Monday, May 16, 2011

Comedy Cataclysm: SWAP MEET (1979)

If you are an American of a certain age and have a similar taste in movies as we do, you probably have waxed more than a little nostalgic for the American institution of the drive-in. Fond memories of your misspent youth probably include such questionable moments as smuggling a case of beer into a double feature and eating something that was made entirely out of foam latex and salt and painted to look like a slice of pizza. Yes, drinking beer in your car watching cheap-ass movies made by talentless hucksters. Brings a tear to your eye, doesn’t it? But that was at night! What happened when the sun was up? That was the swap meet.

For those who either aren’t old enough to remember or maybe grew up in some far off land, like say, Vermont, I'm pretty sure this is what happened: one day someone was sitting around thinking about how they had all this property used for viewing movies at night that was being completely unproductive during the day. Co-incidentally, another American phenomenon would occur. All these people would bring all of their crap out of their homes, dump it in their front yard and try to sell it to passers-by, and nobody except the owner would get a piece of that action! Why not combine the two? Rent space to people who would bring all their crap, be it cheap Chinese made junk purchased in bulk for re-sale, the remnants of a deceased relative’s closet or shit blatantly stolen out of other people’s homes and cars. Oh, and if you lived in Southern California, there was usually a couple of Mexicans drilling holes in iced coconuts so you could suck out the coconut water with a straw. The swap meets were hot, dirty, and filled with people who you would never want to actively socialize with. Good times.

Just like the late ‘80s scraped the bottom of the slasher barrel desperately trying to find new themes for some psycho to kill people over (for some reason 1988’s tedious OPEN HOUSE springs to mind with its “plot” about real estate agents being stalked and killed due to housing prices), the late ‘70s and early ‘80s some some serious digging at the bottom of the teen comedy mine. This is one such item.

Clearly trying to do for the swap meet what CAR WASH did for the, erm, car wash, right down to the allegedly “catchy” title song that includes lyrics like this:

“At the swap meet, yeah, we got that special buy! At the swap meet, guaranteed to satisfy! At the swap meet, come on along we gonna make you high!”

No, seriously, I did not just make that up. In spite of that last line and the fact that this was released a year after UP IN SMOKE (1979), there is no drug humor to be found at all. Some bad, and I mean baaaaad, drunk humor, but there ain’t a nickel bag to be found at this swap meet!

These girls believe in peace, not war;
these bombs will never be dropped.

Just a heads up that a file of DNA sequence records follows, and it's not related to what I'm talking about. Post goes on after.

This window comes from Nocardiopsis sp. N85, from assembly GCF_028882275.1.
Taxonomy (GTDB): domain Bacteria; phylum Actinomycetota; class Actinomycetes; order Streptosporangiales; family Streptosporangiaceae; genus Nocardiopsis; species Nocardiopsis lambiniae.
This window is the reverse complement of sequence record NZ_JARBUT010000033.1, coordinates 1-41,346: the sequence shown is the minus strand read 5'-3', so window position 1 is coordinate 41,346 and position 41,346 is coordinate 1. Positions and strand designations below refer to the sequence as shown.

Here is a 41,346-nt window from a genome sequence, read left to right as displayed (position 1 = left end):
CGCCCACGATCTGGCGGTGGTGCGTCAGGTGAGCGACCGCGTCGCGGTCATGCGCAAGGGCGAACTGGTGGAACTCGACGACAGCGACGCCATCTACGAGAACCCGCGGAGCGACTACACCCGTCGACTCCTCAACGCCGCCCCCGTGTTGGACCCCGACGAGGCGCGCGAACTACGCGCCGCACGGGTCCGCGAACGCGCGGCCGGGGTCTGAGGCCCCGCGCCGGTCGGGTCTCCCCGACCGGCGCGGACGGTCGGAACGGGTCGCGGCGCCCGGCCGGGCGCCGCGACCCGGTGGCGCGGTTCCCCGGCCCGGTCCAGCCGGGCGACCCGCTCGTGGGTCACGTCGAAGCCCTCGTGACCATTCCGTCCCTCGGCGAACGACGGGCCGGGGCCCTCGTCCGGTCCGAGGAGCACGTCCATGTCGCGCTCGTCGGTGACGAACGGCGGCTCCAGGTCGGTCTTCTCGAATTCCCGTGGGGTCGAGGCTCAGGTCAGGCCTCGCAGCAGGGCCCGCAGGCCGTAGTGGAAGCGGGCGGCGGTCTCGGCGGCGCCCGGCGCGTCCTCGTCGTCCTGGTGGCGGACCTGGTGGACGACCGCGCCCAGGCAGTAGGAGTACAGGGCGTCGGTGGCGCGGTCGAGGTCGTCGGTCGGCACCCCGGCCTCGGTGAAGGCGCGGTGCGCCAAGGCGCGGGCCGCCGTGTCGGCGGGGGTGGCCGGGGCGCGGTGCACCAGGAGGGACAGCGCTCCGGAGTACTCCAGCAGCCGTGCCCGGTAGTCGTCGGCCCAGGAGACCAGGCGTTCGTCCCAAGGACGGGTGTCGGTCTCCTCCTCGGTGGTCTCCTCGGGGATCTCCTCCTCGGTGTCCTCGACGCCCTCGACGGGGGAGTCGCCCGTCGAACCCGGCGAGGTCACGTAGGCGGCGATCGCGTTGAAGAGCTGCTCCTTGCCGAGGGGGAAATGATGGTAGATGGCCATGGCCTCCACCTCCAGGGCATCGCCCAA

In this, ahem, “dis-jointed” comedy, we have the “stories” of several characters clumsily interwoven and brought together at the meet. I’m sure it sounded positively Robert Altman on paper. High-school top jock Doug (Jon Gries in a thankless role) and his two-clown posse Buddha (Loren Lester) and Billy (Dan Spector), who have borrowed dad’s cherry T-bird and are trying to sell potted ficus trees and a used iron while trying to pick up the hippy girls. The hippy girls, Nancy (Ruth Cox) and Susan (Deborah Richter), are trying to make money to fix their van by selling turtles to obnoxious little boys who want to name them after sports stars that they hate and flush them down the toilet. Oh, and they are also trying to avoid the advances of Ferrari-driving uber-douche Roy (Jed Cooper) who pays a couple of white trash junk peddlers (previously seen harassing the hippy girls) to mess up the T-bird. But wait, there’s more! We also have a sub-plot in which the assistant manager Ziggy (Danny Goldman doing an uncanny Bud Court impression) hustles the crowd and has an odd relationship with Annie (Penthouse Pet Cheryl Rixon), an apparently homeless girl who he lets stay in his boss’ office during the day and, ummmm, “work” the crowd at night while she tries to find someone who will marry her. Yes, this rather grim scenario is actually played for laughs.

DeVito and Gries contemplate the script
In addition, writer Steve Kantz (who was partially responsible for the cult 1977 favorite RUBY) feels he should throw in as many supporting characters as possible and this will somehow magically raise the comedy quotient without having to rely on what some people call “jokes”. There is a fortune teller who predicts that the kid on the skateboard will hurt himself. He of course does, and this becomes a running gag. Rhea Perlman, as the mother of the previously mentioned youth in need of anger management therapy, is frequently used as a cut-away as she steals things and stuffs them down her dress. This actually works up to a punch line after what seems like years of build-up in which she is spotted by the manager who runs down to the meet, throws her into a chain-link fence and whips her around only to get a big close up of a shocked black woman! Phew! Are your sides splitting yet?